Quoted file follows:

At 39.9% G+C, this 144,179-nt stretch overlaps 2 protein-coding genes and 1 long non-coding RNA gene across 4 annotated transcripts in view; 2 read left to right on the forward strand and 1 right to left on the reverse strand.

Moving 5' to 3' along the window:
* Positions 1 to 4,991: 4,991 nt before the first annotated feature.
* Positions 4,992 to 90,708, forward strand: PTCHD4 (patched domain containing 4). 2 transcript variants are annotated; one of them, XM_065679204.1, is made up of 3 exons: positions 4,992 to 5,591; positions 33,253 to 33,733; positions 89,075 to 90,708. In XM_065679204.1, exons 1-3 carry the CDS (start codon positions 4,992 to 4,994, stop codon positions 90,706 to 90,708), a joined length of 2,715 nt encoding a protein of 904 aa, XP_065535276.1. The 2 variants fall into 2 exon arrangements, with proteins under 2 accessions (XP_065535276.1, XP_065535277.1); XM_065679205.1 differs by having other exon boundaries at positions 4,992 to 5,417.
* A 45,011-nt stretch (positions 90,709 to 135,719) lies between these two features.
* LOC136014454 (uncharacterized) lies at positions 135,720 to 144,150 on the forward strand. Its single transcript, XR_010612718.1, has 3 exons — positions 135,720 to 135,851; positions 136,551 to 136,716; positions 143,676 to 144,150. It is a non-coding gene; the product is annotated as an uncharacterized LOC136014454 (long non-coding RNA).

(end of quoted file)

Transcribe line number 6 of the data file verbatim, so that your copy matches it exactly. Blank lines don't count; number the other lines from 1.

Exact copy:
* LOC136014454 (uncharacterized) lies at positions 135,720 to 144,150 on the forward strand. Its single transcript, XR_010612718.1, has 3 exons — positions 135,720 to 135,851; positions 136,551 to 136,716; positions 143,676 to 144,150. It is a non-coding gene; the product is annotated as an uncharacterized LOC136014454 (long non-coding RNA).